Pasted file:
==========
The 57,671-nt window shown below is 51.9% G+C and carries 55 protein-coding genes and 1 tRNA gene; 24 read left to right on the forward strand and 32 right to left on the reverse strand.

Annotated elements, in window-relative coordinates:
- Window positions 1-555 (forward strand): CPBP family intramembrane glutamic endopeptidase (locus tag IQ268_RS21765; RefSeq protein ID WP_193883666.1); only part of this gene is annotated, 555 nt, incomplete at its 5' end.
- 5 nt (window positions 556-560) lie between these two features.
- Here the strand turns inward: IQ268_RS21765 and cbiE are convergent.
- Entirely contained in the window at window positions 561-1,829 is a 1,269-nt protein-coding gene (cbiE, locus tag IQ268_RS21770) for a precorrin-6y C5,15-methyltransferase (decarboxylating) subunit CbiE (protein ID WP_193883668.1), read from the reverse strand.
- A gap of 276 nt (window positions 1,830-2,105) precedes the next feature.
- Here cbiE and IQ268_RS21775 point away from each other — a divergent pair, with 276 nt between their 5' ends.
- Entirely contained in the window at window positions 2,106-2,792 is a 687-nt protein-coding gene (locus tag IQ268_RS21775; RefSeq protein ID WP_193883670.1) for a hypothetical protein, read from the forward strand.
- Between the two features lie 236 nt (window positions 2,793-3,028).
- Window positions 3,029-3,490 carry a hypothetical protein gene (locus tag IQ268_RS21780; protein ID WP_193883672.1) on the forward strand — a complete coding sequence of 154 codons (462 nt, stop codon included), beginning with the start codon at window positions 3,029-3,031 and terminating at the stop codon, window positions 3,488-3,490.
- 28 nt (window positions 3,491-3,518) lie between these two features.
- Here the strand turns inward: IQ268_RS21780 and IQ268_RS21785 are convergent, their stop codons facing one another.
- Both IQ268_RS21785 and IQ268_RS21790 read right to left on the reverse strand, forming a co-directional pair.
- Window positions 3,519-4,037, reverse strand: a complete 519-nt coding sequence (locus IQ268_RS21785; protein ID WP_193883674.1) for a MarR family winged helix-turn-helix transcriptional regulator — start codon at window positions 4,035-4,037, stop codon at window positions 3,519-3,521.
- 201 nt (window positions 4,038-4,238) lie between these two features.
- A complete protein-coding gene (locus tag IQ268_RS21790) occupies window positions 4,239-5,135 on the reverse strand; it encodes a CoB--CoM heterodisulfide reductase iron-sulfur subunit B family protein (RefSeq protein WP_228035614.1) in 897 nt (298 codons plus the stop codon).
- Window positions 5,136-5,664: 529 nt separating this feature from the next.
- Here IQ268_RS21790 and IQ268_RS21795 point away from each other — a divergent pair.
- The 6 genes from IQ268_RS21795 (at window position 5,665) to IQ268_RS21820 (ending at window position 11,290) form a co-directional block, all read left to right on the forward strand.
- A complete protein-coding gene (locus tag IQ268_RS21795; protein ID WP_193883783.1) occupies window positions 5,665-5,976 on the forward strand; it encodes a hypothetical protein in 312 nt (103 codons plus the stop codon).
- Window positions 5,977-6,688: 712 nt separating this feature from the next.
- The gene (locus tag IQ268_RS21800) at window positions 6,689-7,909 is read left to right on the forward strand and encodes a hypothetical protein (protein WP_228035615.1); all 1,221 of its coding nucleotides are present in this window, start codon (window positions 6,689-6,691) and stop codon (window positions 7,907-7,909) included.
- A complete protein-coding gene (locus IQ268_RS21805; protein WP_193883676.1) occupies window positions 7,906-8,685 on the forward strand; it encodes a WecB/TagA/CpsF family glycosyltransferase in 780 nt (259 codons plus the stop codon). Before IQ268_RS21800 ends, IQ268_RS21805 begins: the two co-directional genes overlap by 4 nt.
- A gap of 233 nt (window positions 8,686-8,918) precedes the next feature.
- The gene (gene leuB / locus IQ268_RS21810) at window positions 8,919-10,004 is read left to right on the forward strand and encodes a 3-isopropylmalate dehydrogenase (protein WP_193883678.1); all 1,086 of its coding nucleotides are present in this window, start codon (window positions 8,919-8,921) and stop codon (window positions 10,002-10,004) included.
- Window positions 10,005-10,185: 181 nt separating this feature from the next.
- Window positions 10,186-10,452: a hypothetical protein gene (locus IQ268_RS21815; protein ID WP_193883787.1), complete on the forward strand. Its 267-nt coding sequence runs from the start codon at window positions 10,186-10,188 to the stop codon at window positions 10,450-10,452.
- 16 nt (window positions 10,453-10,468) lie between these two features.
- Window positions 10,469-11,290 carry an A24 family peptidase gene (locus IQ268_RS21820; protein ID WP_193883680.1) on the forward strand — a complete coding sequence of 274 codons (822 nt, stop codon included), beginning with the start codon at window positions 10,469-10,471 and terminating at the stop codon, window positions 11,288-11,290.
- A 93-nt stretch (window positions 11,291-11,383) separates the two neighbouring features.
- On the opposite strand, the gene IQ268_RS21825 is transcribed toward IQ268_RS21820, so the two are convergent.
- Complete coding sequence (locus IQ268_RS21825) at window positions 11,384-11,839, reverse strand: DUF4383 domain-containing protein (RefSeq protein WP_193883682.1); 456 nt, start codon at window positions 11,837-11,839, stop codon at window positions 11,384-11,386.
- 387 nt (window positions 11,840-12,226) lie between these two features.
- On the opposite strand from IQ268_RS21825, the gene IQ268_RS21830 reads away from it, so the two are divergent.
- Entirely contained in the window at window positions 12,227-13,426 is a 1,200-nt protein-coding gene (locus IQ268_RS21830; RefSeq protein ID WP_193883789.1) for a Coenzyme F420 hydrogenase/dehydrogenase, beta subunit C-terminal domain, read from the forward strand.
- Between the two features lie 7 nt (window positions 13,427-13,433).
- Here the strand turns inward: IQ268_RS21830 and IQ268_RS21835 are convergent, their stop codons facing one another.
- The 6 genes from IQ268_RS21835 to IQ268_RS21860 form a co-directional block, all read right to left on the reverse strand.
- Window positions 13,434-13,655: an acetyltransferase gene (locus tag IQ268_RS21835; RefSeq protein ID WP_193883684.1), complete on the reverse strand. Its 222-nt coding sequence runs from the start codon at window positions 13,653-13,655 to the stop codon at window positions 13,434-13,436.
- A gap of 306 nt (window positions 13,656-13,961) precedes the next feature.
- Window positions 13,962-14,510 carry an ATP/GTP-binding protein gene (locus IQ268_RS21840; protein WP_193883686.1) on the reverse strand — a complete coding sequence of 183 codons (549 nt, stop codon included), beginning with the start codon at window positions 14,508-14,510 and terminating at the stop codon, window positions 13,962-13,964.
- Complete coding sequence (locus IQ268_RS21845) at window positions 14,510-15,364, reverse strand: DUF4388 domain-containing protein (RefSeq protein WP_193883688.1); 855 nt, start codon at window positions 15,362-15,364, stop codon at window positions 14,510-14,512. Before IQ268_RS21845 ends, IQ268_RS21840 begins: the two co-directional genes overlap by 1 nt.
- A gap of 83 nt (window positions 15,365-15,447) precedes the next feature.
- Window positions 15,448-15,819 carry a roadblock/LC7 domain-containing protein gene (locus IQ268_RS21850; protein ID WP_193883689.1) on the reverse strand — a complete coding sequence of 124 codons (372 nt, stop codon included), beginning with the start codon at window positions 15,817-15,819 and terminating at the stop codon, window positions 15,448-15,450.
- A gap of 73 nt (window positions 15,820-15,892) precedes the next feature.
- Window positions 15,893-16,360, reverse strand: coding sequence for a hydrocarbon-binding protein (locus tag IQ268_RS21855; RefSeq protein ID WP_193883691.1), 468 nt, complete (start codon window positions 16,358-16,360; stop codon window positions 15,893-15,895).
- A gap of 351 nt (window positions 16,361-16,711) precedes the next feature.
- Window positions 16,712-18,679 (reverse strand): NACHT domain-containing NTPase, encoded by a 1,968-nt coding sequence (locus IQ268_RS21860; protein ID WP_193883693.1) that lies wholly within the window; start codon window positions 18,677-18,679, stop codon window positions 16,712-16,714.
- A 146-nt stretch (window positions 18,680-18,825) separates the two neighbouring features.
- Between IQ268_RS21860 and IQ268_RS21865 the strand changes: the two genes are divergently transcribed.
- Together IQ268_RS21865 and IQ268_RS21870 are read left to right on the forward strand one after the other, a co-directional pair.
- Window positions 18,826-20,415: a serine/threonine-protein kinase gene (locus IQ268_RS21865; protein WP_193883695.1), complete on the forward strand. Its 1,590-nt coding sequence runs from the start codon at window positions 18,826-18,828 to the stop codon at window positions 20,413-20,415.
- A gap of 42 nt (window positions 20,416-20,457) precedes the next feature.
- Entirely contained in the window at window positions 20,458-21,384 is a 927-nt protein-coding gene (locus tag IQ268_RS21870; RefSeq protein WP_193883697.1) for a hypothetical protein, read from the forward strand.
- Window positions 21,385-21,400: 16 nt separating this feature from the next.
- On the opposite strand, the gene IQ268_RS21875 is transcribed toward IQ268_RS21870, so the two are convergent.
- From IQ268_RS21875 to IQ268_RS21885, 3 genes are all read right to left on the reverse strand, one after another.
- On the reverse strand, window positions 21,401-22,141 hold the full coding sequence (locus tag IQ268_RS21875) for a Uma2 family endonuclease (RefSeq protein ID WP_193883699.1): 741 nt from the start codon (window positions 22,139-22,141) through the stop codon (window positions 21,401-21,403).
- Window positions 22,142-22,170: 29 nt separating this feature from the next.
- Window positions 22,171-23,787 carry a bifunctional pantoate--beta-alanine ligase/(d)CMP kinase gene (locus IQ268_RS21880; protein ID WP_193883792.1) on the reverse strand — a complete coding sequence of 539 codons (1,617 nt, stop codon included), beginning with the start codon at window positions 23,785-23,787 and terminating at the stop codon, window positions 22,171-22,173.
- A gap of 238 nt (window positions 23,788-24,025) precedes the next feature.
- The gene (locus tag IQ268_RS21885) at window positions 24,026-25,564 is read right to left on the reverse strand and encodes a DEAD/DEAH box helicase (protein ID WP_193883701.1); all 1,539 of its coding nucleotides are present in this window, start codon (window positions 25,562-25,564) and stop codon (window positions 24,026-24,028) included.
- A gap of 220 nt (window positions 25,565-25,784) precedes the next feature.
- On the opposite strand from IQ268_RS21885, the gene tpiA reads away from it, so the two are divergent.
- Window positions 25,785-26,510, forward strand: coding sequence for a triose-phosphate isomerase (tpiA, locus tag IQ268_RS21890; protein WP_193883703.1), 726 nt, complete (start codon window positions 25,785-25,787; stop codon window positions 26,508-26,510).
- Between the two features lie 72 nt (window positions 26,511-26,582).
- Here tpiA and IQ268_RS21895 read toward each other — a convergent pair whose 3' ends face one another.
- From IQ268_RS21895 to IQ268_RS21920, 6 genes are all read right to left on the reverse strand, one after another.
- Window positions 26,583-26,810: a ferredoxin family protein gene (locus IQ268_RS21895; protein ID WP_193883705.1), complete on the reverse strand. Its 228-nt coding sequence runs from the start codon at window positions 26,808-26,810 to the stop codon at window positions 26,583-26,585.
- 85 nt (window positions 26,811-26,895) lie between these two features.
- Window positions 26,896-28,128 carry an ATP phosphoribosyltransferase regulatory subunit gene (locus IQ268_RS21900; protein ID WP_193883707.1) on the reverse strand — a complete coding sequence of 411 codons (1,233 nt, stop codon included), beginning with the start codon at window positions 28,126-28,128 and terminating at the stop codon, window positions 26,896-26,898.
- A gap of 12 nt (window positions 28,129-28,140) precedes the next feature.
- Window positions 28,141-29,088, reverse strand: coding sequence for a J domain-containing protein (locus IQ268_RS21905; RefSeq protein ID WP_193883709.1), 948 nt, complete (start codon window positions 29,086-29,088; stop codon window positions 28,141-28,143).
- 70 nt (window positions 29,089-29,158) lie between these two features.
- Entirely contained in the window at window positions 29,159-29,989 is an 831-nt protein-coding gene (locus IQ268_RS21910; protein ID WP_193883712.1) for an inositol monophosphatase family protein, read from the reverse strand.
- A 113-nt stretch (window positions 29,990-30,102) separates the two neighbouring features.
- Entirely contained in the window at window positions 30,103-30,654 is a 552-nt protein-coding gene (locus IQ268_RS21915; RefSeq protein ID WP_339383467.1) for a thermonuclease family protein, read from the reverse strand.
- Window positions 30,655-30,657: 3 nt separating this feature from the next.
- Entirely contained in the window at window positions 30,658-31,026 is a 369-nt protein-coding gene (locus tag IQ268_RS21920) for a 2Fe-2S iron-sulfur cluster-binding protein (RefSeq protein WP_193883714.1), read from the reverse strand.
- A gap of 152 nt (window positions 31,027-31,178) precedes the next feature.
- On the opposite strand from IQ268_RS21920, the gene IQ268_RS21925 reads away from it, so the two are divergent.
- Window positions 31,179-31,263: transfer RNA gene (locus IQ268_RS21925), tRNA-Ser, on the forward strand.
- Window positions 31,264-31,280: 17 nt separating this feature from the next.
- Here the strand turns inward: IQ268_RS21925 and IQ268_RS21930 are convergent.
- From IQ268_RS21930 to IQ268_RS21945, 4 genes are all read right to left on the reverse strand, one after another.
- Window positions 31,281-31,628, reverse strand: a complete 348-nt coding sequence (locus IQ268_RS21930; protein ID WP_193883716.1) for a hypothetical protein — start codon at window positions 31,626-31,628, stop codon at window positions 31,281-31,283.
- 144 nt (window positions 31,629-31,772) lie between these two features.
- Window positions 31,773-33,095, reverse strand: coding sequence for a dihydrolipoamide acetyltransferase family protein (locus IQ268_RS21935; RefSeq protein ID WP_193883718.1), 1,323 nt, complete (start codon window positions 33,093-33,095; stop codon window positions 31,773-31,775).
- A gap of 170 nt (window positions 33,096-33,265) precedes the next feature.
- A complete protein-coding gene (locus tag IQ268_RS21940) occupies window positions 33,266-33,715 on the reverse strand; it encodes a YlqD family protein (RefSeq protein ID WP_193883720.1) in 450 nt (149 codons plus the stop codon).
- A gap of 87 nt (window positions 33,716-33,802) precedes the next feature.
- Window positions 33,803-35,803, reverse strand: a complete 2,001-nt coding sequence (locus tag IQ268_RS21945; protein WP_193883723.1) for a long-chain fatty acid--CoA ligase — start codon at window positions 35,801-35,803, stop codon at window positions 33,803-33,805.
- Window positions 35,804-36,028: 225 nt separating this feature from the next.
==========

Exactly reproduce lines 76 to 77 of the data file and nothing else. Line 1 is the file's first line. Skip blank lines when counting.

- Entirely contained in the window at window positions 29,159-29,989 is an 831-nt protein-coding gene (locus IQ268_RS21910; protein ID WP_193883712.1) for an inositol monophosphatase family protein, read from the reverse strand.
- A 113-nt stretch (window positions 29,990-30,102) separates the two neighbouring features.